By JiJi Russell
As the holiday season picks up momentum, many people find that stress has a tendency to creep in (or blast through the door), revealing an underbelly to the “season of joy.” Consider the landscape of copious social interactions; abundant beverages and food (much of it unhealthy); hyper-active shopping; and keeping pace with an unusually packed calendar.
The more-of-everything norm that often characterizes this time of year can cause a hyper-stimulated state, amounting to an affront to your nervous system. Over-stimulation certainly can amplify stress.
If you jump right into the holiday season with a faster-better-more mentality, you might be setting yourself up for elevated stress levels. When our bodies perceive stress, our nervous system triggers the “fight or flight” response. This “signals a cascade of events to help us survive a life-threatening situation,” says Geo Derick Giordano, MSc, a registered medical herbalist.
Our heartrate and blood pressure rise; our blood vessels constrict; and we become hyper alert,” says Giordano, who teaches workshops and coaches individuals on dealing with stress naturally.
Ok, so maybe we’re a little amped up. Any harm in that? According to Giordano, yes, because in this state, “Our adrenal glands produce adrenaline, norepinephrine, cortisol and aldosterone, all of which allow us to respond to emergencies swiftly, to maintain homeostasis of our critical body functions, and to perform in a crisis. In small doses it is good and necessary as a survival tool and learning mechanism. In continual excess, it can be damaging, causing chronic and acute health issues ranging from heart disease to cancer.”
The decibel level of parties, musical events, and kid-related activities; the visual stimuli that we take in when we shop or attend social events; the pressure to entertain; socialize; or eat party foods — it can all add up quickly.
If you’re overwhelmed just from reading this, take heart. There is good news: A little awareness and change of habit might create more meaning and eliminate the need to clean up the mess (you!) in the wake of the holiday season. Here are some ideas to consider before saying “yes to everything.”
Give yourself permission to say no. Ask yourself if a proposed party or event will provide both strength (cohesion with your colleagues, for example) and levity. Ideally, it should be both fun and meaningful. It should build you up rather than break you down. If you think it will drain you, opt out.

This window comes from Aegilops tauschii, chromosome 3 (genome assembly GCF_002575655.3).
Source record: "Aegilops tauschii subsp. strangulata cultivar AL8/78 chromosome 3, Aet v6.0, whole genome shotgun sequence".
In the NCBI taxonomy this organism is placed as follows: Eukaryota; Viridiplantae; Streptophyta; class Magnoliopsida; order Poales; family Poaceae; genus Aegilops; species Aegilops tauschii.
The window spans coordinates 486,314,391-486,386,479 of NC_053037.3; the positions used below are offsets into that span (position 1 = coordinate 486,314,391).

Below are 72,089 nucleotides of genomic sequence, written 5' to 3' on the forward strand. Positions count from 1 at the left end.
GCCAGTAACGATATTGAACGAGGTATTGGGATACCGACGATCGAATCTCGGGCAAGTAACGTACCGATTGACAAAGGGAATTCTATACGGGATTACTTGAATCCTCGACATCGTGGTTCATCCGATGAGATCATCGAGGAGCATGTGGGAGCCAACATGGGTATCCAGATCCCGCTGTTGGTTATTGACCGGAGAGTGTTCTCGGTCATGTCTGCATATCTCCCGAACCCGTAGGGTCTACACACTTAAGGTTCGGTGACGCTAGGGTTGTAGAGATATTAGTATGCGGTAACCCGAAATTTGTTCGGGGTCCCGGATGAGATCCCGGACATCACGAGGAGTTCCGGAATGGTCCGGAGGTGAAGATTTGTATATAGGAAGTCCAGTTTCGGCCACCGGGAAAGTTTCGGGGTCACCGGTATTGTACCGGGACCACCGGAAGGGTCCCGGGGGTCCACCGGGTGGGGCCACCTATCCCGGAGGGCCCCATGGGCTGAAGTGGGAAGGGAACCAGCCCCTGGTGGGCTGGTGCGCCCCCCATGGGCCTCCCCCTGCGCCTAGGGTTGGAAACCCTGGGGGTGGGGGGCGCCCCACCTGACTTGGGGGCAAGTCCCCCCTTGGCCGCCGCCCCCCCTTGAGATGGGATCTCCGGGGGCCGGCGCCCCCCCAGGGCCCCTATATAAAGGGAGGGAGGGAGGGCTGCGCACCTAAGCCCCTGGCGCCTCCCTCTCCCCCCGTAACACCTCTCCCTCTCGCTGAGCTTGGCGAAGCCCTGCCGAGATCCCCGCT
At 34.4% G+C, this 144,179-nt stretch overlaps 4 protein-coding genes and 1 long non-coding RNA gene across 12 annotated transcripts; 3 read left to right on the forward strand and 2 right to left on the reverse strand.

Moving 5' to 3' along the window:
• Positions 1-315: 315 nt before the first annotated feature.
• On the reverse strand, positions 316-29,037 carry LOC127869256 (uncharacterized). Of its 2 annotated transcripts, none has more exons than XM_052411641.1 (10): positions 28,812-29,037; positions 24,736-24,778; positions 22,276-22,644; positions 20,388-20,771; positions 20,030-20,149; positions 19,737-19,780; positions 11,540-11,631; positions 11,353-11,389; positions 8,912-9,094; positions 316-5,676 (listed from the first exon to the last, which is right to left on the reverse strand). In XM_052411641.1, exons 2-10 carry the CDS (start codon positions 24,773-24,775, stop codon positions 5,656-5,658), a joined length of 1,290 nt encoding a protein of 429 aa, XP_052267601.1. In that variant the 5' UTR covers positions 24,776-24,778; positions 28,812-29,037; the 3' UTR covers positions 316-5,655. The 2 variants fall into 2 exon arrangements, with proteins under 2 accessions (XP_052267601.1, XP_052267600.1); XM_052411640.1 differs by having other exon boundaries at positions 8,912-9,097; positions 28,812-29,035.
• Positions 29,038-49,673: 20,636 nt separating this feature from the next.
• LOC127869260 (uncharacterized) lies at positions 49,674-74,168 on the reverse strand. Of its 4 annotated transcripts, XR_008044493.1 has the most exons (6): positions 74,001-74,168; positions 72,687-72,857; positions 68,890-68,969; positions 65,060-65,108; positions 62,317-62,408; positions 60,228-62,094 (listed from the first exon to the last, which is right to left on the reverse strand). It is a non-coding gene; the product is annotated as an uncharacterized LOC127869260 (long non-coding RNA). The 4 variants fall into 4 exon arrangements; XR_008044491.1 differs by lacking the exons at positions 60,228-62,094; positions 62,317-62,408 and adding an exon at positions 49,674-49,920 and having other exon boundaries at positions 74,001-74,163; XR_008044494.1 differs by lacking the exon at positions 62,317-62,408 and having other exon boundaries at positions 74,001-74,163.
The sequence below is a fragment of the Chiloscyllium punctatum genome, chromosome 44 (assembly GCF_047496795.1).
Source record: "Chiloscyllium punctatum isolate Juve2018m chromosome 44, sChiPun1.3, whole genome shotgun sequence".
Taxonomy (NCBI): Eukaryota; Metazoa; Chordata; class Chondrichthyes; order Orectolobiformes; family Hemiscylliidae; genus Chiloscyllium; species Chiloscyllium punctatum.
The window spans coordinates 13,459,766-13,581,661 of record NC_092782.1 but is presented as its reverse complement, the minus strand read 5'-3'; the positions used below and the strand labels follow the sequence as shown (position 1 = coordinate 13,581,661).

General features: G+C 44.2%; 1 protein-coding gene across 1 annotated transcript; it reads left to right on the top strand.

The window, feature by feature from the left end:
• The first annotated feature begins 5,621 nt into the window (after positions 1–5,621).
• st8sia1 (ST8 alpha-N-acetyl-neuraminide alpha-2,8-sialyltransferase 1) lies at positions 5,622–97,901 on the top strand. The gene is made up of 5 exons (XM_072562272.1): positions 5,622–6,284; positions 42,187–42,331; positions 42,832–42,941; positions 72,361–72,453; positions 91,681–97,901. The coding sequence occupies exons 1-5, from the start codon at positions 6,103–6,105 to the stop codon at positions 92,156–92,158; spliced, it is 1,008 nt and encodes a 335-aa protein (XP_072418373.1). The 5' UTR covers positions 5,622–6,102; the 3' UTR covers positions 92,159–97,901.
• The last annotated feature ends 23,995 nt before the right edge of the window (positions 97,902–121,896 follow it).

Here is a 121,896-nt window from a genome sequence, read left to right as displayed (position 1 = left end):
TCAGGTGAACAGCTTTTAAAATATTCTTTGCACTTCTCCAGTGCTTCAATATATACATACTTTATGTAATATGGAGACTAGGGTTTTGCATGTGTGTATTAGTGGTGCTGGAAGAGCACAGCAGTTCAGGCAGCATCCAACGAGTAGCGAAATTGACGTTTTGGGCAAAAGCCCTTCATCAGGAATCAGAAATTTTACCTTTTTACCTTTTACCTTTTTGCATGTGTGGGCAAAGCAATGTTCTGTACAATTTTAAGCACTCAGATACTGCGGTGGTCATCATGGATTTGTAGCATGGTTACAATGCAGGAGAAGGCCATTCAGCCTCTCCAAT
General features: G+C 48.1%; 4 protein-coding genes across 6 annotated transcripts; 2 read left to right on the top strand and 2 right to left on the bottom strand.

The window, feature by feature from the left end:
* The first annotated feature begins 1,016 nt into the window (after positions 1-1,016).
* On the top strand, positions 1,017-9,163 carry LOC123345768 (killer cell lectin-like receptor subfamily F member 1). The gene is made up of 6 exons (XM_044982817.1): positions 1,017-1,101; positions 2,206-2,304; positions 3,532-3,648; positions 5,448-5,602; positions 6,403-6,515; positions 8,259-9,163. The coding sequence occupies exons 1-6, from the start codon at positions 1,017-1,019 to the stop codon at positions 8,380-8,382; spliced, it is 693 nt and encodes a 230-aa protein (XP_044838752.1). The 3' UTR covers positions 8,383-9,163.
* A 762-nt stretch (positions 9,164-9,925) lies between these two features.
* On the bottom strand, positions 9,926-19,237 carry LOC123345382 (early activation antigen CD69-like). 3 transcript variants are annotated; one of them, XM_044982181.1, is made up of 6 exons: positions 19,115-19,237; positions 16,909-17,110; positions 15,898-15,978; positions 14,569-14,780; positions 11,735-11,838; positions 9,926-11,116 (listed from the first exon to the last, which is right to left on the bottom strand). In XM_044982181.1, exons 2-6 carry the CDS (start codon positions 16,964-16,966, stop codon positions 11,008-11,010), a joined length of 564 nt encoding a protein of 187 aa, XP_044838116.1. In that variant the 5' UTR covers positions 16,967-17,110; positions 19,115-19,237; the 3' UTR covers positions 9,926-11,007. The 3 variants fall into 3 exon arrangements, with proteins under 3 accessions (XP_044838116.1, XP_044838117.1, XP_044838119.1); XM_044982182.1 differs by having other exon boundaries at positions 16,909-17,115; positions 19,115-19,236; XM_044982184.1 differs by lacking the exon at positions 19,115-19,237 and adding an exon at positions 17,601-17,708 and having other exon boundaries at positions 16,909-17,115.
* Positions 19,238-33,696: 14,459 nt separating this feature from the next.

Limit the to and fro. Choose to shop locally, in your own town or nearby, where you can walk outdoors from store to store. Fill in the gaps with online purchases. Forget the shopping malls. They can be highly overstimulating for the eyes, ears, nose (that perfume lady will get you!), all the while challenging you to be meek and mild as someone steals your parking space.
Ask for collaboration. If you are planning an event; helping out with your child’s event at school; hosting a meal, don’t be afraid to ask for help. If everyone brings a dish, for example, no one person gets stuck in the kitchen. If everyone hangs one snowflake, your arms won’t be as tired as if you had hung 20.
Take a time-out for you. While a “spa day” might have to wait until January, think of creating a habit of re-sets where you physically turn off external stimulation and take a few deep breaths. If you are inclined to stretch or practice a contemplative movement like yoga or tai chi, then make your practice a habit as well. As for two minutes of only breathing, though, you might be surprised by the benefits it can bestow.
While party foods tend to harbor excessive sugar, salt, and heavy ingredients like butter, which are better in smaller amounts, healthy eating during the holidays can provide a source of strength and resilience. Giordano suggests that “maintaining good blood sugar regulation by eating a breakfast with protein, good fats, and plenty of fruits and vegetables goes a long way to stabilizing our stress response.” Fuel up properly before the long, busy days.
Giordano also says using adaptogenic herbs like “ginsengs, rehmannia, holy basil, schisandra, ashwaganda, and licorice root help modulate our internal stress response and strengthen our adrenal glands.” These can be found in teas; tinctures; and even edible powders or capsules.
When the party cocktails flow, and the tendency to become ever more mirthful emerges, do yourself a favor and drink a glass of water or seltzer after each alcoholic beverage. Perhaps this will slow your consumption, and also keep you better hydrated.
This holiday season, choose your activities and involvements consciously and judiciously. Set yourself up to mitigate stress and cultivate the energy and attentiveness so that you can enjoy the people and events that truly make for joyful moments.
Three More Tips for Staving off Stress
Consider giving up or reducing ìC.A.T.S.î which are known to cause fluctuations in energy and mood.
C=caffeine A=alcohol T=tobacco S=sugar
Make a goal of seven to nine hours of sleep a night.
Sleep is a necessary event for emotional health and for keeping stress hormones at bay.
Make a cut-off time for all electronic communications, and stick to it!
Bringing your attention inward helps with resiliency; while constant communication with others interrupts attention on yourself.
JiJi Russell is a corporate wellness coordinator and a yoga instructor, specializing in stress management.